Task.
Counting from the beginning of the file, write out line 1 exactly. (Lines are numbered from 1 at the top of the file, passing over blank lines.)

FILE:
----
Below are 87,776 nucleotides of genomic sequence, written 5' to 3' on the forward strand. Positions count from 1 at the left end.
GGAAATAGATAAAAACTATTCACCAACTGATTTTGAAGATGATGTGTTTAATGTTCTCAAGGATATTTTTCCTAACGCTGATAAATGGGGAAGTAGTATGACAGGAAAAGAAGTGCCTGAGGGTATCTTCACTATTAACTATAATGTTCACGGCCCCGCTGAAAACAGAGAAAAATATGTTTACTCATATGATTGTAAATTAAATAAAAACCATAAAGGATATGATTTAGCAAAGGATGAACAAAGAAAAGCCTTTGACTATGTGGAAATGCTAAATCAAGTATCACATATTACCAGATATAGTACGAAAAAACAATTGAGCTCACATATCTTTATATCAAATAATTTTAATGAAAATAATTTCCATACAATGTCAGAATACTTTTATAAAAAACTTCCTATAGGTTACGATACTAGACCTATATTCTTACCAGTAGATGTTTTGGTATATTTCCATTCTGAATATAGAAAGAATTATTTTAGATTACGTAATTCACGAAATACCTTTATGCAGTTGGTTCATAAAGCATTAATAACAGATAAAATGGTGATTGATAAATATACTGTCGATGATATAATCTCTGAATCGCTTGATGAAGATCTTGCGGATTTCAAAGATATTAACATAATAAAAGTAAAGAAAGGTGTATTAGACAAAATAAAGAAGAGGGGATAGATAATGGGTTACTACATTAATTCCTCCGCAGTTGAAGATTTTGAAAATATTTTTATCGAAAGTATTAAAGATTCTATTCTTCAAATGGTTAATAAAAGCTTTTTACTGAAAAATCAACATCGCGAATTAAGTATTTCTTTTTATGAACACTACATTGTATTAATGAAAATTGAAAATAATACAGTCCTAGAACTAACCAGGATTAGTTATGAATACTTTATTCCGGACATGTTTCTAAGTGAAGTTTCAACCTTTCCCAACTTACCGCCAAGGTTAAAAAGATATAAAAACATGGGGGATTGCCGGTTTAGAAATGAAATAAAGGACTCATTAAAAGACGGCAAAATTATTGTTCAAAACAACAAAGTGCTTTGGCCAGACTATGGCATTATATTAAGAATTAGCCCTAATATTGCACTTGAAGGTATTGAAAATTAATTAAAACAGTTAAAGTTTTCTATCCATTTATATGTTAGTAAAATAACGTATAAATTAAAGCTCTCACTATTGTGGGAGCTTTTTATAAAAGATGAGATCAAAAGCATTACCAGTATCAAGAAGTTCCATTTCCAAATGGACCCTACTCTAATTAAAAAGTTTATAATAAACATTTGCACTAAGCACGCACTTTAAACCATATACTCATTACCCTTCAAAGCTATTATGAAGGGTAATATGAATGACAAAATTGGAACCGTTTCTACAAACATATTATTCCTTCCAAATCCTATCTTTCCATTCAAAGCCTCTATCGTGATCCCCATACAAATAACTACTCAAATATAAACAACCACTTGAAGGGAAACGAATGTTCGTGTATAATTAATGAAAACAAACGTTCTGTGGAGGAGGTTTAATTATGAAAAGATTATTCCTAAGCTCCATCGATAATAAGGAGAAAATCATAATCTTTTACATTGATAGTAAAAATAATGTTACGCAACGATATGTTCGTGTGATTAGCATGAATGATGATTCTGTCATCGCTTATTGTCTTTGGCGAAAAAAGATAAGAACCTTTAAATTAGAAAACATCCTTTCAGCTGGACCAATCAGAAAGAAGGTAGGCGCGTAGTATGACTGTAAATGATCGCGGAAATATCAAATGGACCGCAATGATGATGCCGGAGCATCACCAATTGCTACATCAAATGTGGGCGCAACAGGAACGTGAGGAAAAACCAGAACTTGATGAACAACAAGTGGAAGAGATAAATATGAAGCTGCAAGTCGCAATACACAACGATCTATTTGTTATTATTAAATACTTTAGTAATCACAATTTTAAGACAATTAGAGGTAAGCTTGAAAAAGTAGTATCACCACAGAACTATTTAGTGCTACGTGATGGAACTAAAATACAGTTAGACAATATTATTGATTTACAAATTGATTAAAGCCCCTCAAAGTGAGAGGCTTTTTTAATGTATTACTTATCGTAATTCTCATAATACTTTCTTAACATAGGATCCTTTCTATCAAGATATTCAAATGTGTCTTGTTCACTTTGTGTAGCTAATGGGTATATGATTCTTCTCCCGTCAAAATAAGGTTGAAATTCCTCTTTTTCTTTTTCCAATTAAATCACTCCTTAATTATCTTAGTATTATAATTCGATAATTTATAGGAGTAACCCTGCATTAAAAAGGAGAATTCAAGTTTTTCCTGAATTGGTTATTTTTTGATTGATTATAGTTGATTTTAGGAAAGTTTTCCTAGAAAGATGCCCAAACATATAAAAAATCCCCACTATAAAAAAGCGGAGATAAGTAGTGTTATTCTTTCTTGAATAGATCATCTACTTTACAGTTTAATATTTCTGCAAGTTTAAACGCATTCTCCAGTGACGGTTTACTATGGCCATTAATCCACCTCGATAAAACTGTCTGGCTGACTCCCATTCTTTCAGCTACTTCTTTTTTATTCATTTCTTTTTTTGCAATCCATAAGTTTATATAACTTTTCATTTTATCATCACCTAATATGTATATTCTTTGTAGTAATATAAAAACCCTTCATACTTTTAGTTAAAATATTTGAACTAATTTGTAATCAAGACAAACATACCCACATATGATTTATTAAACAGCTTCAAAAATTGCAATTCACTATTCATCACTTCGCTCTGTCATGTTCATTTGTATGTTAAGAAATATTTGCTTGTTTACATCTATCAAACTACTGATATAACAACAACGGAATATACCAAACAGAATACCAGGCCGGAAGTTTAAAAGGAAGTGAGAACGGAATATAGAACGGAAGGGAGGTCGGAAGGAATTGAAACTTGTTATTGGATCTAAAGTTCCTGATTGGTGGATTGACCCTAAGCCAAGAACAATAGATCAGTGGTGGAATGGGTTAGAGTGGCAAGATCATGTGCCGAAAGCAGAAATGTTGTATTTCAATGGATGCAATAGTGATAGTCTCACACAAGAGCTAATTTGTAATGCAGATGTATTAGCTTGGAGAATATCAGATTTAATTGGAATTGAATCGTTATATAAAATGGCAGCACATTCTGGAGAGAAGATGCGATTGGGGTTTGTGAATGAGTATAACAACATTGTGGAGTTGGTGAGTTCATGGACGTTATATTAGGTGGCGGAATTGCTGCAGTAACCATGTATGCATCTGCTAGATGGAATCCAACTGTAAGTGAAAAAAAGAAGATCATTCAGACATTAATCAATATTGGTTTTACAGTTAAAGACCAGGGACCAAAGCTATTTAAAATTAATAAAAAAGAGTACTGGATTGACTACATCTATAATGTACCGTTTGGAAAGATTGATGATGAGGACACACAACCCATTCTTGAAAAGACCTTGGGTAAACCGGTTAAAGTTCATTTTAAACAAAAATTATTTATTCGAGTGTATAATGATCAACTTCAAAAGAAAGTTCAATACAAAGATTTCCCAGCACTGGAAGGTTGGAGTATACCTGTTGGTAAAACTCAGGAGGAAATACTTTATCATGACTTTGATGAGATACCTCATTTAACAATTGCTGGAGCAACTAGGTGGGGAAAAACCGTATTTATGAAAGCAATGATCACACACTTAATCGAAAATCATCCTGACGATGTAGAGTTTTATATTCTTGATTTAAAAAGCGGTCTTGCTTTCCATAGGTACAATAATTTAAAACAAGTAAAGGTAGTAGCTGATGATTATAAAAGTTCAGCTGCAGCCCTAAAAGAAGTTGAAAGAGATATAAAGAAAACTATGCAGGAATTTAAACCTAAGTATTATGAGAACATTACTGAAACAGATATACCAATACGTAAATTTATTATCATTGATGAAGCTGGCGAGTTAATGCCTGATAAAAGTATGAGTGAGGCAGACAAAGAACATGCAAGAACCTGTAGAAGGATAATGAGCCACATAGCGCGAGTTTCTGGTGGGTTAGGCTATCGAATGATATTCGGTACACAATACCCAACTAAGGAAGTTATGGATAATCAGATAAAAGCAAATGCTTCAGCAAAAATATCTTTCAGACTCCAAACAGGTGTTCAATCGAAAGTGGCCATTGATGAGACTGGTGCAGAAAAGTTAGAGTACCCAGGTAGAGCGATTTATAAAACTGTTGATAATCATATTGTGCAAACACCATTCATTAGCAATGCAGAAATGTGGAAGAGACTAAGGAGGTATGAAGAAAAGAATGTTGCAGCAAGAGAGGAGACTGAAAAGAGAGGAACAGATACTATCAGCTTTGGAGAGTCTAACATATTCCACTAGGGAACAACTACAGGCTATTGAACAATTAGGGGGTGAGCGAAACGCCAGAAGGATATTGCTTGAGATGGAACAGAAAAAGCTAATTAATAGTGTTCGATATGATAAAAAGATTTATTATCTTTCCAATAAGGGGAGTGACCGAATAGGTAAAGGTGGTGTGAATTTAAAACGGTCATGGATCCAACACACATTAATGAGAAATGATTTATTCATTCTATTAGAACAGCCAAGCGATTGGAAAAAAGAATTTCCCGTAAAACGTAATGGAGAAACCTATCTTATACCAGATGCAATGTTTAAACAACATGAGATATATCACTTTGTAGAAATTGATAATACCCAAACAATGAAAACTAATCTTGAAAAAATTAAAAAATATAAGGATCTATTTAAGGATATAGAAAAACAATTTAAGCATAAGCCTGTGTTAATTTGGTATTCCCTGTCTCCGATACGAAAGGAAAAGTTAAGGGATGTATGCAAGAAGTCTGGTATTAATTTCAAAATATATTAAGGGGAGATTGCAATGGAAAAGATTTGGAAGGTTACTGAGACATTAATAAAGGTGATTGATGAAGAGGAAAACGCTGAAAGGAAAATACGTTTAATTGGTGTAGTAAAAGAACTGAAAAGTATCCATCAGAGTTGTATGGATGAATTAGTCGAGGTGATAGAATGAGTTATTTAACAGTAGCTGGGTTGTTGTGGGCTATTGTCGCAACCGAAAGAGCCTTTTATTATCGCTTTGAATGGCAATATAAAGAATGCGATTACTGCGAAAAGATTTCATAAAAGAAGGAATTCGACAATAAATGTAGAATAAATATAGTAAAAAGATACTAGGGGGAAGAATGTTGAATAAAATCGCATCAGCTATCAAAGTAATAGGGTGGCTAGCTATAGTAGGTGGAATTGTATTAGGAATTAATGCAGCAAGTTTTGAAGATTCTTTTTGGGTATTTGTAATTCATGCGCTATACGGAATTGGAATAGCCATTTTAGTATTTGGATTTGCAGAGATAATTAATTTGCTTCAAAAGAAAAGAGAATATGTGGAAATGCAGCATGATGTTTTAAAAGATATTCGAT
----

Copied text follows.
Below are 87,776 nucleotides of genomic sequence, written 5' to 3' on the forward strand. Positions count from 1 at the left end.